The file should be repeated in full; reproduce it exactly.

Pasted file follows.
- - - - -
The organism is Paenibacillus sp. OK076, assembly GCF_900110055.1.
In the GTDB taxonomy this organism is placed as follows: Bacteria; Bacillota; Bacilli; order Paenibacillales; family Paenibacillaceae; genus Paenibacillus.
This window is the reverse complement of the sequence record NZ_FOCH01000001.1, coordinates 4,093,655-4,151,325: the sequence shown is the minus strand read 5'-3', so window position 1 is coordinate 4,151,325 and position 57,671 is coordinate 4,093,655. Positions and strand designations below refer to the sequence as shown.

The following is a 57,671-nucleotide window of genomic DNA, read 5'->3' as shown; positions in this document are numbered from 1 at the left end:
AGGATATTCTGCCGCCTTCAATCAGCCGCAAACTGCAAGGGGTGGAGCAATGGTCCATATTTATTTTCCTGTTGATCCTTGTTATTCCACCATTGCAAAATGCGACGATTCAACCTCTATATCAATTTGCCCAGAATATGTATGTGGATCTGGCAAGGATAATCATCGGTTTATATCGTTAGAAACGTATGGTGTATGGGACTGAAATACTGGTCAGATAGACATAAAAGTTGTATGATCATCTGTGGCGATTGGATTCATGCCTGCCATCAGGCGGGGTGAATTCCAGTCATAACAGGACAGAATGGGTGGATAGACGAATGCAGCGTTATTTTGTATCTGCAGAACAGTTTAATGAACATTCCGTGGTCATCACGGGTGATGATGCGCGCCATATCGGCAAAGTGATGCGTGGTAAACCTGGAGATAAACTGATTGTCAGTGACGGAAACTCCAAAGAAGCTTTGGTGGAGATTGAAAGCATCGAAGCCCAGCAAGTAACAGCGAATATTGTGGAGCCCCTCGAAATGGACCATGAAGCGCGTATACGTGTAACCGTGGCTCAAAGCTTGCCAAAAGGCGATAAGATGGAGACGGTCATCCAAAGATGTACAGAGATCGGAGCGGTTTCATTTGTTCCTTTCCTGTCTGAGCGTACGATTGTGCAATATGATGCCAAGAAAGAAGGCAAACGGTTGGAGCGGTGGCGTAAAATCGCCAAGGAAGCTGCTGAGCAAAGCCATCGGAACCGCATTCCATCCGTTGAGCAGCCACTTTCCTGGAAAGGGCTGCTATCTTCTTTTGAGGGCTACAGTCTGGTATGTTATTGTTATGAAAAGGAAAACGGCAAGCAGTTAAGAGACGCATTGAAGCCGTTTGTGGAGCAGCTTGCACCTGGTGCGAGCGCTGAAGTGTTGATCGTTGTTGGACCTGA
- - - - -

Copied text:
The organism is Paenibacillus sp. OK076, assembly GCF_900110055.1.
In the GTDB taxonomy this organism is placed as follows: Bacteria; Bacillota; Bacilli; order Paenibacillales; family Paenibacillaceae; genus Paenibacillus.
This window is the reverse complement of the sequence record NZ_FOCH01000001.1, coordinates 4,093,655-4,151,325: the sequence shown is the minus strand read 5'-3', so window position 1 is coordinate 4,151,325 and position 57,671 is coordinate 4,093,655. Positions and strand designations below refer to the sequence as shown.

The following is a 57,671-nucleotide window of genomic DNA, read 5'->3' as shown; positions in this document are numbered from 1 at the left end:
AGGATATTCTGCCGCCTTCAATCAGCCGCAAACTGCAAGGGGTGGAGCAATGGTCCATATTTATTTTCCTGTTGATCCTTGTTATTCCACCATTGCAAAATGCGACGATTCAACCTCTATATCAATTTGCCCAGAATATGTATGTGGATCTGGCAAGGATAATCATCGGTTTATATCGTTAGAAACGTATGGTGTATGGGACTGAAATACTGGTCAGATAGACATAAAAGTTGTATGATCATCTGTGGCGATTGGATTCATGCCTGCCATCAGGCGGGGTGAATTCCAGTCATAACAGGACAGAATGGGTGGATAGACGAATGCAGCGTTATTTTGTATCTGCAGAACAGTTTAATGAACATTCCGTGGTCATCACGGGTGATGATGCGCGCCATATCGGCAAAGTGATGCGTGGTAAACCTGGAGATAAACTGATTGTCAGTGACGGAAACTCCAAAGAAGCTTTGGTGGAGATTGAAAGCATCGAAGCCCAGCAAGTAACAGCGAATATTGTGGAGCCCCTCGAAATGGACCATGAAGCGCGTATACGTGTAACCGTGGCTCAAAGCTTGCCAAAAGGCGATAAGATGGAGACGGTCATCCAAAGATGTACAGAGATCGGAGCGGTTTCATTTGTTCCTTTCCTGTCTGAGCGTACGATTGTGCAATATGATGCCAAGAAAGAAGGCAAACGGTTGGAGCGGTGGCGTAAAATCGCCAAGGAAGCTGCTGAGCAAAGCCATCGGAACCGCATTCCATCCGTTGAGCAGCCACTTTCCTGGAAAGGGCTGCTATCTTCTTTTGAGGGCTACAGTCTGGTATGTTATTGTTATGAAAAGGAAAACGGCAAGCAGTTAAGAGACGCATTGAAGCCGTTTGTGGAGCAGCTTGCACCTGGTGCGAGCGCTGAAGTGTTGATCGTTGTTGGACCTGA